Fit. Need. Roster spots. Potential.
Any of these things could get you on an NFL roster, or even a practice squad. Things did not go to plan for the Tar Heels last season, and just as rising tides lift all ships, they all sank when the level dropped.
Carolina only had four players selected in the 2022 NFL Draft, one fewer than the previous year. UNC had talent on both sides of the ball, but couldn’t ever figure things out to beat teams they should have (looking at you Georgia Tech, Florida State, probably Pitt, and definitely South Carolina) or not get humiliated in a game they had in the bag (sigh, NC State).
Perhaps an NFL team can take these talents and squeeze some lemonade out of them. In any event, the following Tar Heels have a path forward towards an NFL roster spot. This opportunity should be grabbed with both hands.
Steady as she goes has kind of been the story of Gemmel’s UNC career. The unquestioned leader of the defense, he had a lot of youth to direct in his final season in Chapel Hill, but he lacked (and clearly missed) an athletic partner in the middle to attack the quarterback. With Chazz Surratt off to Minnesota and Eugene Asante not up for the task in the beginning of the 2021 campaign, Gemmel, and the defense as a whole, found life post-Surratt difficult.
Gemmel lacked the kind of explosive play that pops on tape, and his relatively modest size (6’1”, 225 lbs) made him a gamble in the draft. But as a free agent signing, he can go into camp, digest the play book, and show San Francisco’s coaches that he can direct a defense.
San Francisco’s starting middle linebacker Fred Warner has led the team in tackles since being drafted by the 49ers four years ago, and has not missed a game. He’s not going anywhere. Warner and new back-up Oren Burks, signed from Green Bay, are both 6’3”, so Gemmel doesn’t quite fit San Francisco’s profile. A year on the practice squad seems likely, and if Gemmel successfully heals from offseason shoulder surgery, he could eventually stake a claim if Warner opts to leave in free agency, or find a role on special teams.
Things didn’t pan out for Walston the way that he hoped when he came back for his Covid-bonus season in Chapel Hill. Sam Howell was fixated on Josh Downs, and the tight end position in Phil Longo’s offense was never accused of being saturated with pass attempts, and by the middle of the season, more of them began going to Kamari Morales.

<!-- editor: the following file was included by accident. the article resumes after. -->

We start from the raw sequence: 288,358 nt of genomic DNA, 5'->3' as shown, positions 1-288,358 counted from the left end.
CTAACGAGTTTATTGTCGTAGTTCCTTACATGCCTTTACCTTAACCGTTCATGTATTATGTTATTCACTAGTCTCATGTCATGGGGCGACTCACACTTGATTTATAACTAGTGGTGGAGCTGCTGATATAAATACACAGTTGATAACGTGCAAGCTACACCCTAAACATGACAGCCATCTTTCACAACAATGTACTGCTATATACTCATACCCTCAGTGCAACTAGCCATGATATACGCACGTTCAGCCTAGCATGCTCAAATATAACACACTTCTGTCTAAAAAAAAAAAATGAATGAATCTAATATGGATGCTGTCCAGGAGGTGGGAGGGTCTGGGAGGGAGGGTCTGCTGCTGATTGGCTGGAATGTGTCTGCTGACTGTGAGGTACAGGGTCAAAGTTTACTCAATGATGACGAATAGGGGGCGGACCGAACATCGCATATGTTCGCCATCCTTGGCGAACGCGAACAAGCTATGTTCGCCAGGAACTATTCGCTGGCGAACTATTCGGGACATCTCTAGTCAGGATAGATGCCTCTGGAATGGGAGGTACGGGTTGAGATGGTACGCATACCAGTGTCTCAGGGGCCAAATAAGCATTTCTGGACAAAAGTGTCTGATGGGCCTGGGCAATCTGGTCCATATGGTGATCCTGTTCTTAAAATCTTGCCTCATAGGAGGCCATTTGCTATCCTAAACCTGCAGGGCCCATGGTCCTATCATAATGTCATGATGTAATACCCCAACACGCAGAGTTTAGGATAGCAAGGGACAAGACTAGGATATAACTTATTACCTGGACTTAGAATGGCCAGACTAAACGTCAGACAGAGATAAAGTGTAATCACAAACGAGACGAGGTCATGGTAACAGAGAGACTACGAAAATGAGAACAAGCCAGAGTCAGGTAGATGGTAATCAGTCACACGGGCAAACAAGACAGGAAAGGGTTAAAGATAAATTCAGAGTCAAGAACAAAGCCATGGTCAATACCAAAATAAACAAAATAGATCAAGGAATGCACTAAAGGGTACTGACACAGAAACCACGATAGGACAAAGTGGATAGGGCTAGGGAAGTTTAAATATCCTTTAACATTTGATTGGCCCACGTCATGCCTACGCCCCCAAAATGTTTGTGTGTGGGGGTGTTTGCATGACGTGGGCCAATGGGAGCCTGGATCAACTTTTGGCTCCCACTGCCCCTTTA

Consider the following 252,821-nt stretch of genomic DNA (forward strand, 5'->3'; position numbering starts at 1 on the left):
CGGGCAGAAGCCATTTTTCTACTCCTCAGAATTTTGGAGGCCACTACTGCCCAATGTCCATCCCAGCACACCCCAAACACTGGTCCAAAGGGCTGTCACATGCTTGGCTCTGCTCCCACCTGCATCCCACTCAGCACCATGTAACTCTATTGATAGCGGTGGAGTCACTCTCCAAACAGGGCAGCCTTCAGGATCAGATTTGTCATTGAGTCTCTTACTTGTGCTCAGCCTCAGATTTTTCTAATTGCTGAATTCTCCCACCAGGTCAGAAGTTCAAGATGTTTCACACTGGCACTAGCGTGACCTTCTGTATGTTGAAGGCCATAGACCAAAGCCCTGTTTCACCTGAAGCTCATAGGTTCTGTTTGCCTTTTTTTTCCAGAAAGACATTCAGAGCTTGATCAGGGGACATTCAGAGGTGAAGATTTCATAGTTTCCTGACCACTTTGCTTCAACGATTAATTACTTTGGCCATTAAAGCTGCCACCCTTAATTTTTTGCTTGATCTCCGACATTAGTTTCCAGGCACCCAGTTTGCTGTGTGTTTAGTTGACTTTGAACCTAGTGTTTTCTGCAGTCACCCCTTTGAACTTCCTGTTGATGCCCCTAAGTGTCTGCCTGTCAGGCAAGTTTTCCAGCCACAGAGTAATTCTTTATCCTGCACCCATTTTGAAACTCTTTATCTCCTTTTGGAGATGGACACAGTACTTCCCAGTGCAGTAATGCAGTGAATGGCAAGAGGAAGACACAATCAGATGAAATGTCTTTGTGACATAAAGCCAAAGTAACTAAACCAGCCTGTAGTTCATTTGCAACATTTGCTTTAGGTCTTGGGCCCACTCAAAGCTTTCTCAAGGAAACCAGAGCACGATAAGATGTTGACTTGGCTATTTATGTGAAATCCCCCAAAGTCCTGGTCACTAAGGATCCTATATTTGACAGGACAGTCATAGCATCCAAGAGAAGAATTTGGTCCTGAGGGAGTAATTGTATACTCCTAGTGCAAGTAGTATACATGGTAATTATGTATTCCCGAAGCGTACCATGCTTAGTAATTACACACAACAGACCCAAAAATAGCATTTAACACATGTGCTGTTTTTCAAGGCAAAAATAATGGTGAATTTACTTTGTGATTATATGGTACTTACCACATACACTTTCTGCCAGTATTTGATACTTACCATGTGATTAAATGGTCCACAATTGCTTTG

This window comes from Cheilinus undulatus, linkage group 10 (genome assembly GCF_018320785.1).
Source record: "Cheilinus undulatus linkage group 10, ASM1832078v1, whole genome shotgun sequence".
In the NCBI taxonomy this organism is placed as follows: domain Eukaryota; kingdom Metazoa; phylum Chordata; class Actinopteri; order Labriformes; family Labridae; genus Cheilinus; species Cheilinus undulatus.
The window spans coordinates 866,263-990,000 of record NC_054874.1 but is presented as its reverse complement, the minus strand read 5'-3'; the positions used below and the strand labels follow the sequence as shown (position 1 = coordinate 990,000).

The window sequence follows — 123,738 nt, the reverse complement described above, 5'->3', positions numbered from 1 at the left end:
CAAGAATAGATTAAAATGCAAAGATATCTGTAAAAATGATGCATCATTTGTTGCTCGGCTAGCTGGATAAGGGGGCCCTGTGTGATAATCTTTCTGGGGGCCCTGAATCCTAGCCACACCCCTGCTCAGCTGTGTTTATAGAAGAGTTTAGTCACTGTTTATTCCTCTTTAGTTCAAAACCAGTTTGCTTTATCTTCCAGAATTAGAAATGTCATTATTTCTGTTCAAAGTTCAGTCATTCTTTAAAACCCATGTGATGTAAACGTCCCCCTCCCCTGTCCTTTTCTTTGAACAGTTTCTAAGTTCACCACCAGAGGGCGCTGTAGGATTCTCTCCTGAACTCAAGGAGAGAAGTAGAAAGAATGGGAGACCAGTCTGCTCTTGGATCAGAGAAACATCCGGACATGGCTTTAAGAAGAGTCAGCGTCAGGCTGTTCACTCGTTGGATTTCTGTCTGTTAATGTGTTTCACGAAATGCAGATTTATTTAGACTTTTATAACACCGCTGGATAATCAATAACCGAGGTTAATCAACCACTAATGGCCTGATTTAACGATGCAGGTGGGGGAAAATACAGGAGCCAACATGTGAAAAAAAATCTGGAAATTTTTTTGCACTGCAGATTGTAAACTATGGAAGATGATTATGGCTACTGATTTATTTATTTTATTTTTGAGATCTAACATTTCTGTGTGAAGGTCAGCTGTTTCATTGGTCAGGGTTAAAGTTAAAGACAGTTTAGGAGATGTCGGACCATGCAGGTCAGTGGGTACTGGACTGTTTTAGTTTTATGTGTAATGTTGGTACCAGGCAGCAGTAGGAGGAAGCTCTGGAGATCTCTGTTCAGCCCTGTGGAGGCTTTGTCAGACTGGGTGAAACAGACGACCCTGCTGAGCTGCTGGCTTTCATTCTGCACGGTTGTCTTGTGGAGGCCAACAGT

No matter. Walston kept his head down and blocked, blocked, and blocked, but did catch a touchdown in the Duke’s Mayo Bowl, albeit at a point when the Tar Heels were already humiliated and soundly beaten.
San Francisco has one of the top tight ends in the NFL in George Kittle and a full depth chart behind him. Ross Dwelley is the longest tenured backup 49er, and Walston will have some difficulty overcoming him, aside from just getting a seat at the table.
Super-duper senior Tomon Fox finally says farewell to Chapel Hill after six seasons (he redshirted his true freshman season and took the Covid bonus year). He had his best season stats-wise in the 2021 campaign, with highs in solo tackles (24) and sacks (9). If the defense as a whole had performed better, Fox probably would have been drafted in the later rounds.
The New York Giants are an interesting fit for Fox. They were the 18th ranked defensive line last season, so there’s plenty of room to improve, but their interior defensive line was their deepest and most productive source of pressure.
2021 Second-round pick Azeez Ojulari from Georgia showed potential last season (8 sacks) to solve this pass rush problem, but absent a marquee free-agent signing, Fox could make the squad and see rotational snaps, should the Giants fail to hit the quarterback from the edge.
UNC’s offensive line is a tough mystery to solve. They allowed 48 sacks on Sam Howell last season (worst in the ACC), but still had two members drafted to the Giants, and Tucker was signed by Pittsburgh.
There is tape of dominant performances from the entire squad in the 2020 season, perhaps that is what NFL teams are hoping to see more of. Jordan Tucker, like all of Carolina’s offensive linemen, have versatility and played positions all along the line, though he should project as a right tackle.
Pittsburgh will be an interesting case study in offensive line play, and how well the Steelers are regarded. They were the 26th ranked offensive line in the NFL last season, but their sacks and pressures allowed totals aren’t as bad as you’d expect because Ben Roethlisberger got rid of the ball so quickly, usually for six-yard passes. Do those stats begin to climb with Tar Heel legend Mitch Trubisky or rookie Kenny Pickett under center?
Pittsburgh’s current right tackle Chukwuma Okorafor is the entrenched starter and will not likely be displaced. Tucker’s best hope for now is to make the practice squad and unfortunately get his NFL education at the hands of T.J. Watt for a year.
Tampa Bay had the second-best secondary, with the top-ranked outside cornerbacks in the NFL last season. Add to that a trio of top-25 ranked safeties (Antoine Winfield, Jordan Whitehead, Mike Edwards) and the chances of Kyler McMichael seeing the field on defense next season are slim.
Best to make the practice squad or coverage unit on special teams, and hope to get picked up by another team. Choosing to sign for the Bucs as a free agent is a tough call, unless you’re counting on Florida’s lax Covid policy to get the starters in quarantine for significant portions of the season. Tampa Bay is gonna be tough to break into for any Rude Boy, even Tony Grimes or Storm Duck.